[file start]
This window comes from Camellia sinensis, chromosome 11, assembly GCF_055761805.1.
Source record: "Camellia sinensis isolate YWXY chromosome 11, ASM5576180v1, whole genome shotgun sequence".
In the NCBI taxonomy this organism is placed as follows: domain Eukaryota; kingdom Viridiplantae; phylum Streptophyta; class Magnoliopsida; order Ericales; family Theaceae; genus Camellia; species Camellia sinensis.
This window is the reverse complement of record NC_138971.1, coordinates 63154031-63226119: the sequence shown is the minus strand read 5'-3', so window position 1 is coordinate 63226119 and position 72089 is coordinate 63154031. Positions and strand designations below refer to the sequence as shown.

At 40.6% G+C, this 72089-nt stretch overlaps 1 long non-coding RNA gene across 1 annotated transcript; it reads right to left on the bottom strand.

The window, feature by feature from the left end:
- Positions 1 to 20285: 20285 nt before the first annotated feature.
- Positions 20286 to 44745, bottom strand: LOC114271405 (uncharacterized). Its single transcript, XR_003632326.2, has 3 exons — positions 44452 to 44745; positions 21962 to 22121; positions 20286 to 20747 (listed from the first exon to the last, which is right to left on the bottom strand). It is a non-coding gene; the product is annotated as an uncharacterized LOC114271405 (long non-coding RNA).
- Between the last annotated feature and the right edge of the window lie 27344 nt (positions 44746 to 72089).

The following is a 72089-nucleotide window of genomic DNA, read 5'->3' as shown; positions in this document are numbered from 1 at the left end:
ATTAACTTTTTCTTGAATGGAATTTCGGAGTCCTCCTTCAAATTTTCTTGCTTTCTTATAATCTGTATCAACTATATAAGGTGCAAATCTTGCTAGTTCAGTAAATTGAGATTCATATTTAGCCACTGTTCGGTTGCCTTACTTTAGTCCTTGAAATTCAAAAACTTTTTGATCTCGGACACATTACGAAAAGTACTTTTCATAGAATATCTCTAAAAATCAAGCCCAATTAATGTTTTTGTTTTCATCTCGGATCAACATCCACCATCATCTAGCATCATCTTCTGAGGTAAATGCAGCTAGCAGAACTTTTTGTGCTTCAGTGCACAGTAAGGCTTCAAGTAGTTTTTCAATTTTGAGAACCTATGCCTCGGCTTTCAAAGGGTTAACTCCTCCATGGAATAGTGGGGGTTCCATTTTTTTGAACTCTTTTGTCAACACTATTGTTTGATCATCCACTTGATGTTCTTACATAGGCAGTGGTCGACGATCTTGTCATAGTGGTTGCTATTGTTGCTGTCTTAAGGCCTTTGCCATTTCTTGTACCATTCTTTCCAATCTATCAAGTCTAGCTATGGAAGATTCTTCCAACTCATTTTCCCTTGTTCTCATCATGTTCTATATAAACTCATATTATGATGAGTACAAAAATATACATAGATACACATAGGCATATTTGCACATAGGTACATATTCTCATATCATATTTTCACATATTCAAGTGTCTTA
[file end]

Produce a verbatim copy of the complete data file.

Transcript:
This window comes from Camellia sinensis, chromosome 11, assembly GCF_055761805.1.
Source record: "Camellia sinensis isolate YWXY chromosome 11, ASM5576180v1, whole genome shotgun sequence".
In the NCBI taxonomy this organism is placed as follows: domain Eukaryota; kingdom Viridiplantae; phylum Streptophyta; class Magnoliopsida; order Ericales; family Theaceae; genus Camellia; species Camellia sinensis.
This window is the reverse complement of record NC_138971.1, coordinates 63154031-63226119: the sequence shown is the minus strand read 5'-3', so window position 1 is coordinate 63226119 and position 72089 is coordinate 63154031. Positions and strand designations below refer to the sequence as shown.

At 40.6% G+C, this 72089-nt stretch overlaps 1 long non-coding RNA gene across 1 annotated transcript; it reads right to left on the bottom strand.

The window, feature by feature from the left end:
- Positions 1 to 20285: 20285 nt before the first annotated feature.
- Positions 20286 to 44745, bottom strand: LOC114271405 (uncharacterized). Its single transcript, XR_003632326.2, has 3 exons — positions 44452 to 44745; positions 21962 to 22121; positions 20286 to 20747 (listed from the first exon to the last, which is right to left on the bottom strand). It is a non-coding gene; the product is annotated as an uncharacterized LOC114271405 (long non-coding RNA).
- Between the last annotated feature and the right edge of the window lie 27344 nt (positions 44746 to 72089).

The following is a 72089-nucleotide window of genomic DNA, read 5'->3' as shown; positions in this document are numbered from 1 at the left end:
ATTAACTTTTTCTTGAATGGAATTTCGGAGTCCTCCTTCAAATTTTCTTGCTTTCTTATAATCTGTATCAACTATATAAGGTGCAAATCTTGCTAGTTCAGTAAATTGAGATTCATATTTAGCCACTGTTCGGTTGCCTTACTTTAGTCCTTGAAATTCAAAAACTTTTTGATCTCGGACACATTACGAAAAGTACTTTTCATAGAATATCTCTAAAAATCAAGCCCAATTAATGTTTTTGTTTTCATCTCGGATCAACATCCACCATCATCTAGCATCATCTTCTGAGGTAAATGCAGCTAGCAGAACTTTTTGTGCTTCAGTGCACAGTAAGGCTTCAAGTAGTTTTTCAATTTTGAGAACCTATGCCTCGGCTTTCAAAGGGTTAACTCCTCCATGGAATAGTGGGGGTTCCATTTTTTTGAACTCTTTTGTCAACACTATTGTTTGATCATCCACTTGATGTTCTTACATAGGCAGTGGTCGACGATCTTGTCATAGTGGTTGCTATTGTTGCTGTCTTAAGGCCTTTGCCATTTCTTGTACCATTCTTTCCAATCTATCAAGTCTAGCTATGGAAGATTCTTCCAACTCATTTTCCCTTGTTCTCATCATGTTCTATATAAACTCATATTATGATGAGTACAAAAATATACATAGATACACATAGGCATATTTGCACATAGGTACATATTCTCATATCATATTTTCACATATTCAAGTGTCTTA